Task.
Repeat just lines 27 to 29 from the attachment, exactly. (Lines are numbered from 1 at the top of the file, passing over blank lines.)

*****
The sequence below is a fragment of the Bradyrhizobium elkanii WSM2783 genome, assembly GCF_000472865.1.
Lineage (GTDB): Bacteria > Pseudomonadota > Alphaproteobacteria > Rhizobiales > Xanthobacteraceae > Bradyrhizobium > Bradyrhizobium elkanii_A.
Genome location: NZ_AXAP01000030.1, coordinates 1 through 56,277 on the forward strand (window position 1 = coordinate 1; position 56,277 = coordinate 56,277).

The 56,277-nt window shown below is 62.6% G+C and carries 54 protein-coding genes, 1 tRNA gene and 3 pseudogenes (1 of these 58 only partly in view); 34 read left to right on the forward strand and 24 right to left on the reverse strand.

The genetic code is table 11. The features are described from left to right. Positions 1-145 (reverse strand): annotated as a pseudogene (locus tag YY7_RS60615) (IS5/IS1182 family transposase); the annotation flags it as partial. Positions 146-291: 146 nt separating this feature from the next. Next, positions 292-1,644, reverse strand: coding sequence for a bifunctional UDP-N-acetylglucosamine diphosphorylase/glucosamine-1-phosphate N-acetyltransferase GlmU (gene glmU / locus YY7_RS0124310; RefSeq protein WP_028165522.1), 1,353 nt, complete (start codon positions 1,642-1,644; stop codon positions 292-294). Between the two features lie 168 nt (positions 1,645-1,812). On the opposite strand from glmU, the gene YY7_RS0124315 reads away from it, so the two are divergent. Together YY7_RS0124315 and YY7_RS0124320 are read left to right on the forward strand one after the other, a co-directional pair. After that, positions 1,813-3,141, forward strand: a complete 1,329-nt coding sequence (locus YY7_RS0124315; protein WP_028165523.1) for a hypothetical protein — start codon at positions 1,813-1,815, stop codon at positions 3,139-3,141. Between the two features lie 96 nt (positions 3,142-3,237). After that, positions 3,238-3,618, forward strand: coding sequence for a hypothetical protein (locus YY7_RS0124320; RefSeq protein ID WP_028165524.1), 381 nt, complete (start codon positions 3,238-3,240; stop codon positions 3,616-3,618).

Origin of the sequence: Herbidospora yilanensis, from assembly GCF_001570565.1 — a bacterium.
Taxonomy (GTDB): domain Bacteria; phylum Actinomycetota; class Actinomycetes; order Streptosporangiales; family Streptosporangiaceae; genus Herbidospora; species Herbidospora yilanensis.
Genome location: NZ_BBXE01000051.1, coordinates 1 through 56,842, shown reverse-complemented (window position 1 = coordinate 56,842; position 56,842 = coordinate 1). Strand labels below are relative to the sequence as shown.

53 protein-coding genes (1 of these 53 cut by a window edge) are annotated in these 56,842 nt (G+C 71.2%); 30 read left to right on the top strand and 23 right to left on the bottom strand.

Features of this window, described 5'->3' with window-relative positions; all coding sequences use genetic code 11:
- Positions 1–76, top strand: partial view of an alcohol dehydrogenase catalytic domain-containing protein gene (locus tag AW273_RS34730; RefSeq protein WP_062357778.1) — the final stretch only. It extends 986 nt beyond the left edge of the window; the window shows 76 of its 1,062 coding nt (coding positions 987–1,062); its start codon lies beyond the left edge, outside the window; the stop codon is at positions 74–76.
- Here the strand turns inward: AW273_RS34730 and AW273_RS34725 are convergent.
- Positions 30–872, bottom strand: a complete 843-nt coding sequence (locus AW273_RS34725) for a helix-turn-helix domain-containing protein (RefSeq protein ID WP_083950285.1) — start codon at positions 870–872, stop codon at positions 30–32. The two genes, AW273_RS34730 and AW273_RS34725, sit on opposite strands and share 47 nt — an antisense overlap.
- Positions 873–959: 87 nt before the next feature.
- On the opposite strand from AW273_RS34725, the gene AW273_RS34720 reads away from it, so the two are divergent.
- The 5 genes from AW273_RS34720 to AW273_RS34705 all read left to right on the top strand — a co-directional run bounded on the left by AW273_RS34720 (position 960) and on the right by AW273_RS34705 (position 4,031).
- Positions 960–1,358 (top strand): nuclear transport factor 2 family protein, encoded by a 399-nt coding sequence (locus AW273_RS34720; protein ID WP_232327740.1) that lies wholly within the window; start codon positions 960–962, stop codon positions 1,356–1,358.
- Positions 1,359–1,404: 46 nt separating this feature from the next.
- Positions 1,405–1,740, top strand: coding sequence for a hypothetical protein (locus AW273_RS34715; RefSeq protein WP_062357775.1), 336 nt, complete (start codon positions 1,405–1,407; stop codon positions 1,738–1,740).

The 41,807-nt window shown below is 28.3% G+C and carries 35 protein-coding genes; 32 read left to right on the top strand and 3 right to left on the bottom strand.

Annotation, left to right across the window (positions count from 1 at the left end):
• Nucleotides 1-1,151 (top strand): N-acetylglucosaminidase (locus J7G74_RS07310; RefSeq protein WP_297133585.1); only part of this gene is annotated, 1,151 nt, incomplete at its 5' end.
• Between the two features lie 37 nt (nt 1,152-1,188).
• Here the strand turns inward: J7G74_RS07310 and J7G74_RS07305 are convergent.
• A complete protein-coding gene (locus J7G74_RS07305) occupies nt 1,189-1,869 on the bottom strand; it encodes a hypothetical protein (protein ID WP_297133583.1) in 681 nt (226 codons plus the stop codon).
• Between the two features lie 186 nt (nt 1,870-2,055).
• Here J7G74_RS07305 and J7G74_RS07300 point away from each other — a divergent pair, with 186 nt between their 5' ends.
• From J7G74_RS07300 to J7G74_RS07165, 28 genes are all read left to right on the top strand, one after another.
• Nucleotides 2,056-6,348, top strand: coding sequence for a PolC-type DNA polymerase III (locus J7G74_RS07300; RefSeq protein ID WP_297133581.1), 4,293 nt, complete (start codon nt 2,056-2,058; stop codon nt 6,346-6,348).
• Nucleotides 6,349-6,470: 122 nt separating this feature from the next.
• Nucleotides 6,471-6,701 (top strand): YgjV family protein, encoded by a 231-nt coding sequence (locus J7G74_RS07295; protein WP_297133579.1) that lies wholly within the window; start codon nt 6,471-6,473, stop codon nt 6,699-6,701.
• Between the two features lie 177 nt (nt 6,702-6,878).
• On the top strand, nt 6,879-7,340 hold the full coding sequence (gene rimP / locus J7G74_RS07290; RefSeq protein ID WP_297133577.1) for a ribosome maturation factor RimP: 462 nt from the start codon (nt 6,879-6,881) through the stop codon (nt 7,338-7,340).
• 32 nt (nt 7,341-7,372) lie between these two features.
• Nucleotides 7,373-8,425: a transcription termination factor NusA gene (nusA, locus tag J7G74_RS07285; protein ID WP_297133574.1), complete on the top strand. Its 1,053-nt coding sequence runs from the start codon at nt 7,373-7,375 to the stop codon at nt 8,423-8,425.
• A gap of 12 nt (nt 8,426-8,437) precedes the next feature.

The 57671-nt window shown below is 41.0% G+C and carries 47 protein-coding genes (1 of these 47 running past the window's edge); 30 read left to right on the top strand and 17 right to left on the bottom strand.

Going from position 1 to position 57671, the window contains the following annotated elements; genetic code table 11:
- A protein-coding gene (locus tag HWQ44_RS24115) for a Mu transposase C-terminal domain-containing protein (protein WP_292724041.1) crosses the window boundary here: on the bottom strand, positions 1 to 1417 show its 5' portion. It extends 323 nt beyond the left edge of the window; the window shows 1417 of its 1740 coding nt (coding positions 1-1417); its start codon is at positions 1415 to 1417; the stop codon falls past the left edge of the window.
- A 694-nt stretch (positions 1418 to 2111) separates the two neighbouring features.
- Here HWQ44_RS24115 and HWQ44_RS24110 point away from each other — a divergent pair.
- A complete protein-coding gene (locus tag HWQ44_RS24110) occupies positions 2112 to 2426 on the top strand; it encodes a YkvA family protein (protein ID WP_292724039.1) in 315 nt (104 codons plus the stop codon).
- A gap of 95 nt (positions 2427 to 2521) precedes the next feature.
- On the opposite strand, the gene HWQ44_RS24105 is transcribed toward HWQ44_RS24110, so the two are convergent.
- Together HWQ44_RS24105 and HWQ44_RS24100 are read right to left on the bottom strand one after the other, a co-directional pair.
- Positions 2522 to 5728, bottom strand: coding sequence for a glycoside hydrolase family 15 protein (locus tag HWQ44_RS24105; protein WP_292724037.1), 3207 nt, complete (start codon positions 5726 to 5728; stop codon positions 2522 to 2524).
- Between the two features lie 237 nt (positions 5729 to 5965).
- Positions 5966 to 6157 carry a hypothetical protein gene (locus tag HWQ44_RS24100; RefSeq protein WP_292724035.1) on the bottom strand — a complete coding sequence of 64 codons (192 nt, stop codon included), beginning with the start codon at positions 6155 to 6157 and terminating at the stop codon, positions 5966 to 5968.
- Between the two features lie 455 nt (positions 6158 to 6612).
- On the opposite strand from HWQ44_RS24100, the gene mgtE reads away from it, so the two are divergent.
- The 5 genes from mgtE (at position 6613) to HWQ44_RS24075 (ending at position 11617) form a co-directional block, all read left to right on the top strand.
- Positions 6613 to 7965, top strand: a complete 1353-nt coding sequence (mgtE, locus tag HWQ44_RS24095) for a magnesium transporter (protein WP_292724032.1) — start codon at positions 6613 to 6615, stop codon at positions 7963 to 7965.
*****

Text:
• Here J7G74_RS07305 and J7G74_RS07300 point away from each other — a divergent pair, with 186 nt between their 5' ends.
• From J7G74_RS07300 to J7G74_RS07165, 28 genes are all read left to right on the top strand, one after another.
• Nucleotides 2,056-6,348, top strand: coding sequence for a PolC-type DNA polymerase III (locus J7G74_RS07300; RefSeq protein ID WP_297133581.1), 4,293 nt, complete (start codon nt 2,056-2,058; stop codon nt 6,346-6,348).